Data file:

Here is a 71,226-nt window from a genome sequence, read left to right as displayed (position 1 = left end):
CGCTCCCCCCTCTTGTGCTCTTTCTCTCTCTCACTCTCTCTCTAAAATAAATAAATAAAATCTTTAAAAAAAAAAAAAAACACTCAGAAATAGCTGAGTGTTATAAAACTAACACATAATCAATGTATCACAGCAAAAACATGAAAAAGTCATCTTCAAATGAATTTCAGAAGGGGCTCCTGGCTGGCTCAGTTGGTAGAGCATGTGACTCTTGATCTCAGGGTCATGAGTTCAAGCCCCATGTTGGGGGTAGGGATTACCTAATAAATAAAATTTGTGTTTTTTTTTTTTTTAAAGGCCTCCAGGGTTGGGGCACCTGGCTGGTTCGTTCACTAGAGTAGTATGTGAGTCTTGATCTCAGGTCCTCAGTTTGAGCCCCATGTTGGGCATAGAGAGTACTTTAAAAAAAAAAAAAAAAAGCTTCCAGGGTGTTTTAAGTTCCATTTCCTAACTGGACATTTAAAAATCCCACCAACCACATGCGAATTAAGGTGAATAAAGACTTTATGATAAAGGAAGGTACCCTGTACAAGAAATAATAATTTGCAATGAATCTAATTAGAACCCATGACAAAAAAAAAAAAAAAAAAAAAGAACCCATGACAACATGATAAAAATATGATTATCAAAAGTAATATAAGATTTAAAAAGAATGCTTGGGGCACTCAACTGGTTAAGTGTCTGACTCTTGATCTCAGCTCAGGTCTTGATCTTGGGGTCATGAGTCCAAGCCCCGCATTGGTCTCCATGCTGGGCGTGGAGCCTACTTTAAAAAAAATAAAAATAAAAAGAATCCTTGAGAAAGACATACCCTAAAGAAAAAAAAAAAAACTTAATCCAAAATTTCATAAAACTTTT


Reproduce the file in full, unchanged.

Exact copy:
Here is a 71,226-nt window from a genome sequence, read left to right as displayed (position 1 = left end):
CGCTCCCCCCTCTTGTGCTCTTTCTCTCTCTCACTCTCTCTCTAAAATAAATAAATAAAATCTTTAAAAAAAAAAAAAAACACTCAGAAATAGCTGAGTGTTATAAAACTAACACATAATCAATGTATCACAGCAAAAACATGAAAAAGTCATCTTCAAATGAATTTCAGAAGGGGCTCCTGGCTGGCTCAGTTGGTAGAGCATGTGACTCTTGATCTCAGGGTCATGAGTTCAAGCCCCATGTTGGGGGTAGGGATTACCTAATAAATAAAATTTGTGTTTTTTTTTTTTTTAAAGGCCTCCAGGGTTGGGGCACCTGGCTGGTTCGTTCACTAGAGTAGTATGTGAGTCTTGATCTCAGGTCCTCAGTTTGAGCCCCATGTTGGGCATAGAGAGTACTTTAAAAAAAAAAAAAAAAAGCTTCCAGGGTGTTTTAAGTTCCATTTCCTAACTGGACATTTAAAAATCCCACCAACCACATGCGAATTAAGGTGAATAAAGACTTTATGATAAAGGAAGGTACCCTGTACAAGAAATAATAATTTGCAATGAATCTAATTAGAACCCATGACAAAAAAAAAAAAAAAAAAAAAGAACCCATGACAACATGATAAAAATATGATTATCAAAAGTAATATAAGATTTAAAAAGAATGCTTGGGGCACTCAACTGGTTAAGTGTCTGACTCTTGATCTCAGCTCAGGTCTTGATCTTGGGGTCATGAGTCCAAGCCCCGCATTGGTCTCCATGCTGGGCGTGGAGCCTACTTTAAAAAAAATAAAAATAAAAAGAATCCTTGAGAAAGACATACCCTAAAGAAAAAAAAAAAAACTTAATCCAAAATTTCATAAAACTTTT